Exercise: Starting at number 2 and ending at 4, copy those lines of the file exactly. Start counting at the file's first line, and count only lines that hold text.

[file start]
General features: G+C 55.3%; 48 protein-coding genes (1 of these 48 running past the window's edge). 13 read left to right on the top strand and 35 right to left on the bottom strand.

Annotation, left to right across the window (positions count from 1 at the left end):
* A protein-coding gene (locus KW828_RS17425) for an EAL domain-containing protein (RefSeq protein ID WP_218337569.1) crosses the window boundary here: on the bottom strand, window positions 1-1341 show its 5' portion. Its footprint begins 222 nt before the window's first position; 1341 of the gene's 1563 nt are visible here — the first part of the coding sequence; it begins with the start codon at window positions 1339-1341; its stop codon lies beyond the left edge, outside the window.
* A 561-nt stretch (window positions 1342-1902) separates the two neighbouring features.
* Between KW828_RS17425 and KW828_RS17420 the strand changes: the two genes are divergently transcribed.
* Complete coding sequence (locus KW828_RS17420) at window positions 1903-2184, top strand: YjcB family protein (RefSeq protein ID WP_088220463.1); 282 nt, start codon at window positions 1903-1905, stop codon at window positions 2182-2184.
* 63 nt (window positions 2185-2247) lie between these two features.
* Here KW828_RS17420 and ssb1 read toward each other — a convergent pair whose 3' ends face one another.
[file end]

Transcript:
Annotation, left to right across the window (positions count from 1 at the left end):
* A protein-coding gene (locus KW828_RS17425) for an EAL domain-containing protein (RefSeq protein ID WP_218337569.1) crosses the window boundary here: on the bottom strand, window positions 1-1341 show its 5' portion. Its footprint begins 222 nt before the window's first position; 1341 of the gene's 1563 nt are visible here — the first part of the coding sequence; it begins with the start codon at window positions 1339-1341; its stop codon lies beyond the left edge, outside the window.
* A 561-nt stretch (window positions 1342-1902) separates the two neighbouring features.